Riverlane discusses how to build a quantum business and an industry at the same time
(Tech.eu) Riverlane principals are interviewed here by Tech.eu in an article discussing how to build a business and an industry at the same time. IQT-News has summarized.
Building a business and an industry:
“The issue, in a nutshell, is we are building an operating system for quantum computers at the same time as helping build a new industry” Chief Operating Officer, Dr. Rebecca Simmons tells me.
This leaves Riverlane and its few peers with some serious challenges. How do you know if this ecosystem will be successful, let alone lucrative?
Funding is available:
“For one thing, there’s money,” explains Riverlane’s Senior Business Development Manager, Dr. Maria Maragkou, “globally, there’s so much quantum funding available.” But, while interest from VC funds is significant, it is early government support that has become crucial to quantum’s development. “Every government is rushing to invest in quantum because they have well understood the potential here,” Maragkou continues. “If it does work out, which is now very likely, they must be ready and they want to have some sovereign ownership of it, ideally to not rely on everybody else.”
Attracting talent is difficult: Education is key
Even though the capital may be plenty, starting a business in a totally new realm is hard. Attracting talent and identifying partners to help build this new ecosystem is still a huge challenge.
“We have no problem attracting quantum scientists to come and work for us because they understand physics, says Simmons. “But we’ve struggled much more to attract software engineers. They’re excited by quantum but sometimes they feel like they can’t work for us because they have no background in it.”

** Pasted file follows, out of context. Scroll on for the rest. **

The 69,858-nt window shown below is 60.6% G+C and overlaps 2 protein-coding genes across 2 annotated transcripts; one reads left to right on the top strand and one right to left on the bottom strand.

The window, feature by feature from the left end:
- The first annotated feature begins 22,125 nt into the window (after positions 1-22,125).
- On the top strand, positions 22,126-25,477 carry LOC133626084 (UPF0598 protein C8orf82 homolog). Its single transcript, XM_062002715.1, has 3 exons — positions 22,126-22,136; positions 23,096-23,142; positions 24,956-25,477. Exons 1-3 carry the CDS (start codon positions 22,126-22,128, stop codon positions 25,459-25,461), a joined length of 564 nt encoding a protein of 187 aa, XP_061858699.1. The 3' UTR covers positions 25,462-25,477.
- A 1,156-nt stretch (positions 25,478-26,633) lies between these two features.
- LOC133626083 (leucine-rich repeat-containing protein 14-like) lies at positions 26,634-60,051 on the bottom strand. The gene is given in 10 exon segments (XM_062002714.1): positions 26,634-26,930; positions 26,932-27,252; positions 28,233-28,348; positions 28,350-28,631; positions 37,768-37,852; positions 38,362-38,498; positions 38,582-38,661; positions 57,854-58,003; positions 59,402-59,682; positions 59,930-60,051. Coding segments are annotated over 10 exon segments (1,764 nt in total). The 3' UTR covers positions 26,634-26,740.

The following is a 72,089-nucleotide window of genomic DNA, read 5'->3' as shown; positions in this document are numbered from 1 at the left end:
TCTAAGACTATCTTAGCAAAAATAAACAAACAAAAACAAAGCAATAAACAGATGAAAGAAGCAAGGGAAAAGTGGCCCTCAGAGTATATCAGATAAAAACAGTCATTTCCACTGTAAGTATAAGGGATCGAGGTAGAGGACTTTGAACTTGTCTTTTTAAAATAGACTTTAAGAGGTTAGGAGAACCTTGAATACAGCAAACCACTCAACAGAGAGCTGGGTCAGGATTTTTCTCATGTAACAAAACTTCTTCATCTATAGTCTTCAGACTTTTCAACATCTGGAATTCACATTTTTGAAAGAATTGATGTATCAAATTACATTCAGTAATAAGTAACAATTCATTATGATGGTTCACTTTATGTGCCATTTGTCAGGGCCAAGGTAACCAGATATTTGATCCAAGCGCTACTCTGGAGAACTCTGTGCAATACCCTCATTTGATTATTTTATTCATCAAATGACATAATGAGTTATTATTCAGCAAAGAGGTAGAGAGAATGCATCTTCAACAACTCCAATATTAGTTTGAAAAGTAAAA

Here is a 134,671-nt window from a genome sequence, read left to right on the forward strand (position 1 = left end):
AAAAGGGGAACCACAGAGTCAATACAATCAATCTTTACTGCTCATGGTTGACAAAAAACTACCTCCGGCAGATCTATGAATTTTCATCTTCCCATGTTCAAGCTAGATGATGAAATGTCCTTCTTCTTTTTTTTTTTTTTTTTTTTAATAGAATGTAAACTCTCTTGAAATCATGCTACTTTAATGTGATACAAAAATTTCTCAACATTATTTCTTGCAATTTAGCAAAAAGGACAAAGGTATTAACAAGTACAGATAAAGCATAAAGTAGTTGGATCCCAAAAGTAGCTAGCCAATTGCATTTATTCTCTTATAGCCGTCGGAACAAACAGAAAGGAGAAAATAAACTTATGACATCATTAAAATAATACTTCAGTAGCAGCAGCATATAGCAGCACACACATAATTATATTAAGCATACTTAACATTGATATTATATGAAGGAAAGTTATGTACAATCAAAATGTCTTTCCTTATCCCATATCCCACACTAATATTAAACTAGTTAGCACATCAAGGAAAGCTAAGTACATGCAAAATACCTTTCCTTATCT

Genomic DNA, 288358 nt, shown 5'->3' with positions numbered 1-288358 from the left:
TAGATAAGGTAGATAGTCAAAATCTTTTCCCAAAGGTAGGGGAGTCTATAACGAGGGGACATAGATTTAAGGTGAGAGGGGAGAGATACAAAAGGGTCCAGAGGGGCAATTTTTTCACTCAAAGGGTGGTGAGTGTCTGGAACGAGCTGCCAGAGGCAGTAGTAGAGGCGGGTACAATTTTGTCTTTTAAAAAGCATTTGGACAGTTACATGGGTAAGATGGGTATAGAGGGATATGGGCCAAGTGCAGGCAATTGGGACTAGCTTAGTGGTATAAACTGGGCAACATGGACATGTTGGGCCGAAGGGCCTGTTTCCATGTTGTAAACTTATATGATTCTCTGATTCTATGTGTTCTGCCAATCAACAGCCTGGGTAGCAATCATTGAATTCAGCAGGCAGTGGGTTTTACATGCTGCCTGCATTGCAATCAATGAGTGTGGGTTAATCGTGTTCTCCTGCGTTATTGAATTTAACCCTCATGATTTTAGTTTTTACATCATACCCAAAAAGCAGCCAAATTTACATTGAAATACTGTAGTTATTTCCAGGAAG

It starts with education, says Maragkou. “We have to tell people again and again: ‘No-one has experience in quantum: you can add a lot to this company without it.’” Even though there is no commercially viable quantum computer, the hardware and software co-development needs to start now. And because everything is so new, education is absolutely the first step.
Networks and partners are crucial
Networks and partners are crucial in quantum says Simmons. “We cannot do what we’re doing without working with other people and right now, that means a lot of hardware partners. We can’t keep everything in-house and a big fat secret and never interact with anyone else and present our product to the world. It’s never going to work in quantum. It’s a very collaborative space and it has to be.
We’re still in the phase of collaboration because the ecosystem is so small and everything is under development. The phase of hard competition hasn’t kicked in yet.
Patent for future value
Patents are massive, says Simmons. Trying to patent up and down the quantum computing stack to create future value is crucial. If you’re not doing it now—start, it takes a lot of time. There’s a finite number of people or companies doing this who understand quantum and do it well, so you need a critical mass of them in the same place to get the tech going.
Business experience needed on team
Finally, it’s worth noting that for companies like Riverlane, it’s not uncommon to find that while academic experience and expertise is second to none, business experience may be lacking. Simmons explains: “Many quantum companies are academic spin-outs. We’re all highly accomplished in our fields, but many of us have not run a business before, so we’ve worked on bringing that into the team to help us.”
At the same time, somebody without a quantum background cannot start a company like this,” adds Maragkou. “Someone who has no connection to quantum cannot have credibility and influence in this field. An executive just coming from the business side saying, “Okay, I’m going to start now a quantum company.” No way. It is not enough. But the business experience can come later.”
This article is part of a long-term content partnership between Tech.eu and Molten Ventures, which means it is independently written by one of their portfolio companies together with our editorial team, and financially supported by Molten Ventures.